The special fabrics for architectural applications are geared to the diverse requirements of indoor and outdoor spaces. Thanks to their high level of flexibility, they can be individually adapted to the respective circumstances. There are essentially three application areas: fabric&weather, fabric&light and fabric&glass.
Light-transmitting PTFE fabrics (fabric&weather) are suited for applications requiring maximum tensile strength values in outdoor environments, e.g. membrane and lamellar structures, sun blinds, screens, large and small foldable structures, awnings, etc. They are permanently UV-resistant and colourfast, phthalate-free, weather-resistant, water- and dirt-repellent. Wide-ranging fabric- and light-transmitting specifications mean that they offer both high functional and aesthetic value. The design freedom with them is virtually unlimited, as the example of the mosque of Medina al-Munawwarah impressively shows.
Inside, translucent light-transmitting PVDF fabric (fabric&light) is used in the form of luminous ceilings and walls, ceiling panels, lamellar structures, partitions, etc. The excellent light transmission rates of ≥ 90 % mean that a particularly uniform illumination is achieved. In addition, the fabrics are acoustically effective and help improve the spatial atmosphere. Varied solutions for different spatial settings are possible through modular construction principles and installation concepts with and without frames (Lightframe or Lightceiling).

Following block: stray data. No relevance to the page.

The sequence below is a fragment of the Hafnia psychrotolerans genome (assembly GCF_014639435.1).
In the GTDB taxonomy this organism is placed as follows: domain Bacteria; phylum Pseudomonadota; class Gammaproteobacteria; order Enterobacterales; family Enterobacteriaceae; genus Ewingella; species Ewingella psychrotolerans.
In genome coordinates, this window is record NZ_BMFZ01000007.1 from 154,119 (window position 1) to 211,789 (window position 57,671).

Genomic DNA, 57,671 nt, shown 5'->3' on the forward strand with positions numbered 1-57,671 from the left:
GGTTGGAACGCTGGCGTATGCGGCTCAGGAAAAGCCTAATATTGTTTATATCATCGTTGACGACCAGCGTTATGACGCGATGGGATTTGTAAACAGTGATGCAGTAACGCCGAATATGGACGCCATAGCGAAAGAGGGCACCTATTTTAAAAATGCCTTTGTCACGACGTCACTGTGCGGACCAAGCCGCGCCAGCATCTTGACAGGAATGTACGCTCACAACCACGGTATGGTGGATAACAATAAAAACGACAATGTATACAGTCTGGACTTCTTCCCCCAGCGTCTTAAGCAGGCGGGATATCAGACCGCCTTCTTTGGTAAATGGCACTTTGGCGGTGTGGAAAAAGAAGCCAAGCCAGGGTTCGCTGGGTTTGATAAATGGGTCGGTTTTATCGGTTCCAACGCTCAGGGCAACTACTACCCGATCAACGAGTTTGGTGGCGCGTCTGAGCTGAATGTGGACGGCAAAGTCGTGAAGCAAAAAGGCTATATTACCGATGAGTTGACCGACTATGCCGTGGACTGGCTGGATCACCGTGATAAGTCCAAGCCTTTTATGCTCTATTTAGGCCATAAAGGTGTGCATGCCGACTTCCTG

Another field of application is opened up with Cieluma, an integrated architectural lighting system in which light-transmitting and acoustic requirements are optimally combined with each other. The black high-precision woven fabric SEFAR Architecture VISION (fabric&glass), which is coated or printed on one or both sides and enclosed in laminated glass, is especially suited for use on facades. The fabrics allow visibility from inside to outside, but reduce visibility from the outside and deliver superior light-transmitting and thermal energy values. At the SBB (Swiss Federal Railways) main office building in Bern Wankdorf, for example, the facades are made up of coloured, adjustable glass fins that alter the building’s appearance depending on the sun’s position.